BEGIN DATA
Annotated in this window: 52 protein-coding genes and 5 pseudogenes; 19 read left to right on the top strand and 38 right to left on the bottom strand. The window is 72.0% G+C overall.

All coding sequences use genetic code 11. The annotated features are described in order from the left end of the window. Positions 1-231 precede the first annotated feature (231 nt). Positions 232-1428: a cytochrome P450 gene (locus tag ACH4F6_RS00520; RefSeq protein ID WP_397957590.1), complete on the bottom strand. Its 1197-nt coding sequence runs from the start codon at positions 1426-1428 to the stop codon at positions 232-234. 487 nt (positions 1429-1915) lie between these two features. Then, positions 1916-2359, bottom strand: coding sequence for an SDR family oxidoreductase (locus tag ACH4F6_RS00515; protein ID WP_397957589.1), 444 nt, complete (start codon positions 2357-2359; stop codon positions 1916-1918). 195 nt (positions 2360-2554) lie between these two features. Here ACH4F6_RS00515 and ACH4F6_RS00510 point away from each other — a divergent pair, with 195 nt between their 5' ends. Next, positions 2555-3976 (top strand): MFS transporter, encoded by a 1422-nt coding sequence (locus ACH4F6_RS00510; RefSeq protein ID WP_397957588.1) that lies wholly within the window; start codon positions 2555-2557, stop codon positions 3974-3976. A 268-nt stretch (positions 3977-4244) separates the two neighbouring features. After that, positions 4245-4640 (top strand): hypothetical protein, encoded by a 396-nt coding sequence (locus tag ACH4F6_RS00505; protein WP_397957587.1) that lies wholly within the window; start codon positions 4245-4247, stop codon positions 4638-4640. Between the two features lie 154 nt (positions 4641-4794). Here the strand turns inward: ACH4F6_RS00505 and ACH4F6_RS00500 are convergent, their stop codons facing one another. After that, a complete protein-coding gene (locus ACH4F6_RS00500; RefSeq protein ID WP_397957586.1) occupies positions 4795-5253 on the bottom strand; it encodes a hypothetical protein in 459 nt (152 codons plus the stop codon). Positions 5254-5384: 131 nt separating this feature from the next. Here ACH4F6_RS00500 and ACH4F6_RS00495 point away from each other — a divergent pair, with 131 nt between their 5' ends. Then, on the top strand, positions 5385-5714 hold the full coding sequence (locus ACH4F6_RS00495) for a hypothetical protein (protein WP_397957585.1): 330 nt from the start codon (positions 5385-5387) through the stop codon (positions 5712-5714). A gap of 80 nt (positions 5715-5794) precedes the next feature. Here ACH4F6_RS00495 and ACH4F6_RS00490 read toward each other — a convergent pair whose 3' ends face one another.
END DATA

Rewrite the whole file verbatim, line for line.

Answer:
Annotated in this window: 52 protein-coding genes and 5 pseudogenes; 19 read left to right on the top strand and 38 right to left on the bottom strand. The window is 72.0% G+C overall.

All coding sequences use genetic code 11. The annotated features are described in order from the left end of the window. Positions 1-231 precede the first annotated feature (231 nt). Positions 232-1428: a cytochrome P450 gene (locus tag ACH4F6_RS00520; RefSeq protein ID WP_397957590.1), complete on the bottom strand. Its 1197-nt coding sequence runs from the start codon at positions 1426-1428 to the stop codon at positions 232-234. 487 nt (positions 1429-1915) lie between these two features. Then, positions 1916-2359, bottom strand: coding sequence for an SDR family oxidoreductase (locus tag ACH4F6_RS00515; protein ID WP_397957589.1), 444 nt, complete (start codon positions 2357-2359; stop codon positions 1916-1918). 195 nt (positions 2360-2554) lie between these two features. Here ACH4F6_RS00515 and ACH4F6_RS00510 point away from each other — a divergent pair, with 195 nt between their 5' ends. Next, positions 2555-3976 (top strand): MFS transporter, encoded by a 1422-nt coding sequence (locus ACH4F6_RS00510; RefSeq protein ID WP_397957588.1) that lies wholly within the window; start codon positions 2555-2557, stop codon positions 3974-3976. A 268-nt stretch (positions 3977-4244) separates the two neighbouring features. After that, positions 4245-4640 (top strand): hypothetical protein, encoded by a 396-nt coding sequence (locus tag ACH4F6_RS00505; protein WP_397957587.1) that lies wholly within the window; start codon positions 4245-4247, stop codon positions 4638-4640. Between the two features lie 154 nt (positions 4641-4794). Here the strand turns inward: ACH4F6_RS00505 and ACH4F6_RS00500 are convergent, their stop codons facing one another. After that, a complete protein-coding gene (locus ACH4F6_RS00500; RefSeq protein ID WP_397957586.1) occupies positions 4795-5253 on the bottom strand; it encodes a hypothetical protein in 459 nt (152 codons plus the stop codon). Positions 5254-5384: 131 nt separating this feature from the next. Here ACH4F6_RS00500 and ACH4F6_RS00495 point away from each other — a divergent pair, with 131 nt between their 5' ends. Then, on the top strand, positions 5385-5714 hold the full coding sequence (locus ACH4F6_RS00495) for a hypothetical protein (protein WP_397957585.1): 330 nt from the start codon (positions 5385-5387) through the stop codon (positions 5712-5714). A gap of 80 nt (positions 5715-5794) precedes the next feature. Here ACH4F6_RS00495 and ACH4F6_RS00490 read toward each other — a convergent pair whose 3' ends face one another.